When technology becomes marketable, it’s only a matter of time before fraudulent activity exploits the applications used every day by businesses.
Many trusting people and businesses have fallen victim to cons and scams such as spoofing, the forgery of an e-mail header so that the message appears to originate from someone else; bogus offers; requests for help; and most notably, phishing, an attempt to fraudulently acquire sensitive information such as bank, credit card, or password specifics.
So it’s no surprise the latest plan of attack, vishing, is focused on utilizing Voice over Internet Protocol systems to gain access to personal information. The term “vishing” is a combination of “voice” and “phishing.” Vishing is like phishing but can be conducted over email or VoIP phone lines.
One scenario of a vishing scam is like a typical phishing scheme: A message is sent to your e-mail but instead of asking you to click the link and provide information via the Internet, you’re asked to do it over the phone with the fraudulent phone number provided. Usually set up as a “customer service” station, the caller is lead through a series of voice-prompted menus that ask for account numbers, passwords, and other sensitive and critical information regarding the account.
The second scenario is an actual phone call, often from a VoIP account. Criminals can use software programs to create fake automated customer service lines. Vishers are even able to mask the number they are calling from in an effort to thwart the use of caller ID. They can even have the number and name of the financial institution they are falsely representing show up on the screen itself. The call is either a live or a recorded message directing the end user to take action on the account in question. Usually the scammers already have some information on the victim, such as credit card numbers and other account information furthering their “legitimacy” and exploiting the trust of the person on the other end.
According to the FBI’s Internet Crime Complaint Center, attacks are starting to occur at an alarming rate as VoIP systems gain in popularity. So what can businesses do to protect themselves and their employees from becoming victims?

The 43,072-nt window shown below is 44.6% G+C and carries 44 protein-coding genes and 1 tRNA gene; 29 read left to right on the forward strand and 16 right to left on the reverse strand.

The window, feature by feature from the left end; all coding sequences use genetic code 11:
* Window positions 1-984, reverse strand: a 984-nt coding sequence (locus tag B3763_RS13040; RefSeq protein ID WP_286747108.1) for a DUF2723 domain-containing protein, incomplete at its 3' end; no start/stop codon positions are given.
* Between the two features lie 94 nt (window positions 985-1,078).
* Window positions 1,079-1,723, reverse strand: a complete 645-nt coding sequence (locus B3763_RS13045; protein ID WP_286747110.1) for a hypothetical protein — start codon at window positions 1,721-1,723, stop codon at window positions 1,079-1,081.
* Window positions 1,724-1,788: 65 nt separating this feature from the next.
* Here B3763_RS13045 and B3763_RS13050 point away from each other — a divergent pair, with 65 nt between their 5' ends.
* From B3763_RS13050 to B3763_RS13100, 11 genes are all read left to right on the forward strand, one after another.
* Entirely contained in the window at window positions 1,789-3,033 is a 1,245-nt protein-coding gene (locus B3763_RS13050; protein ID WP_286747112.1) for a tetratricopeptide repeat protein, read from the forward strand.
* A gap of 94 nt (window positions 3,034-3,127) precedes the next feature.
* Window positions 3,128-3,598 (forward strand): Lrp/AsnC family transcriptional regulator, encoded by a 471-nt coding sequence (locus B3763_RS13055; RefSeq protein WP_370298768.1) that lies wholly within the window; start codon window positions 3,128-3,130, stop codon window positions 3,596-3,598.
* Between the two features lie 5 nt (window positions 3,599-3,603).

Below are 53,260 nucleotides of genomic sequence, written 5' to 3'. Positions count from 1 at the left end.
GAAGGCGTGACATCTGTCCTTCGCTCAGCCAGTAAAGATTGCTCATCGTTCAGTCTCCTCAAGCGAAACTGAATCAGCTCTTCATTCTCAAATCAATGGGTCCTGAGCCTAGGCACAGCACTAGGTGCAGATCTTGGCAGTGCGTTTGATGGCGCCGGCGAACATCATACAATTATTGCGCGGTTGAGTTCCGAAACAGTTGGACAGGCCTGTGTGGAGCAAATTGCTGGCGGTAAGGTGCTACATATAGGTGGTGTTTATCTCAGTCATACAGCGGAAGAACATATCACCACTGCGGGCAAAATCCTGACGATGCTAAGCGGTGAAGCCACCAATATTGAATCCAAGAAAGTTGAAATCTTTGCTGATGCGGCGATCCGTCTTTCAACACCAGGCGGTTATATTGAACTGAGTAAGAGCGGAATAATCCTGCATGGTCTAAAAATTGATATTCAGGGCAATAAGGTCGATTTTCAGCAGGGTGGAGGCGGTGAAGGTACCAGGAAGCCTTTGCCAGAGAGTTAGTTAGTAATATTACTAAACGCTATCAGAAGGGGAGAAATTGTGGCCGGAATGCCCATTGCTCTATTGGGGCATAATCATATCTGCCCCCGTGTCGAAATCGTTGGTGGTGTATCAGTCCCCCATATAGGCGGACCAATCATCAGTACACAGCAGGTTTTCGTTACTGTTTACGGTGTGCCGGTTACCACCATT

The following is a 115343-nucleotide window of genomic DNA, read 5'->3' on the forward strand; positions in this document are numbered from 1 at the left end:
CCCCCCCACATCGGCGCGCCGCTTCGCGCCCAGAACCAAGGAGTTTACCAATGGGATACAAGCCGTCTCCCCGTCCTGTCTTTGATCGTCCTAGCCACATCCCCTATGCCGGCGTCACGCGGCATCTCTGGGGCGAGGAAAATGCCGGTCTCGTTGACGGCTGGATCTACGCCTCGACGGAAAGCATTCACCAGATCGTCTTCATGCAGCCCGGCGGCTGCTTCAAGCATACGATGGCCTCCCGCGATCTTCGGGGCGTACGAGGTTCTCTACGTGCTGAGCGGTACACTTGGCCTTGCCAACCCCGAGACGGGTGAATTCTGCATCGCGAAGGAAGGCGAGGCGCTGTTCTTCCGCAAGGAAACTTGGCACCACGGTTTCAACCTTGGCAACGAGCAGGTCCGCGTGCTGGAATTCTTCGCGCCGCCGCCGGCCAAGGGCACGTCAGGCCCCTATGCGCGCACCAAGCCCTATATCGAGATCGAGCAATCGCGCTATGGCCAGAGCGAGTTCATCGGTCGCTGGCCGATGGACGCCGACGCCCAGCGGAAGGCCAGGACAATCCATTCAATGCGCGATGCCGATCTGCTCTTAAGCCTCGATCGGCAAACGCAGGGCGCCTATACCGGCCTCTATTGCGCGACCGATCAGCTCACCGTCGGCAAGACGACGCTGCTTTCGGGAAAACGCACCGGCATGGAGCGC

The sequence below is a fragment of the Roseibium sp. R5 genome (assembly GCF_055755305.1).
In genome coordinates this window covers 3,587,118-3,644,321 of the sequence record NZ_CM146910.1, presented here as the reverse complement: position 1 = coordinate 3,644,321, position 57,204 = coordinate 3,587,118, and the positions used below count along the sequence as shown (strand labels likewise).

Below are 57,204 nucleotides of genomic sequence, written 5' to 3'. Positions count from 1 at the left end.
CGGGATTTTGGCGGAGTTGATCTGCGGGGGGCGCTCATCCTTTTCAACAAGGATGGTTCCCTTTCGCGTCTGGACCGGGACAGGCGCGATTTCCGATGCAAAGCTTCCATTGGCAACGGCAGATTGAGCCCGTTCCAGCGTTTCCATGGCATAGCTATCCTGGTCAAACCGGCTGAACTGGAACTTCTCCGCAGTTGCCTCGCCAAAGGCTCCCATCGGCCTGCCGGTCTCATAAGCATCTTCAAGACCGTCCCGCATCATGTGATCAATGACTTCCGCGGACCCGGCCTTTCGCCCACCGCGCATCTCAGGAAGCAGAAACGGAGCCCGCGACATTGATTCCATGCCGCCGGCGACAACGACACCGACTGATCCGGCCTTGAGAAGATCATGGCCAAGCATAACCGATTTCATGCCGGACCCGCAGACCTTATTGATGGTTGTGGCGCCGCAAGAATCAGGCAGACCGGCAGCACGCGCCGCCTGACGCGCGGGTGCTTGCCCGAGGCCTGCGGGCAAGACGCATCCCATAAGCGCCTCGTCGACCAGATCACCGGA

- Educate staff: The most important and often overlooked aspect of keeping employees safe is to educate and make them aware of these types of scams. Many times, especially when people are busy, they might overlook what is actually happening at the moment. By being proactive, sending out warnings such as this article, or having a sit-down and discussing the scam itself, staff can remain vigilant and thwart these types of attacks.
- Be suspicious of calls asking for financial information: If employees receive a suspicious phone call and are unsure whether it’s real or fake, have them ask for a number and contact information so they can call back later. This information can be used later when speaking with authorities. Even safer than having them call the documented number is to have the employee hang up, independently look up the real number, and call the bank or other institution directly to verify the validity of the information they received.
- Use monitoring software: By putting monitoring software such as VQManager from Develcon in place, a company can identify vishing attempts by watching for consistencies, patterns, and anomalies in call activity. Many attackers make multiple calls from a limited set of VoIP numbers. By monitoring these numbers, your company can block these calls.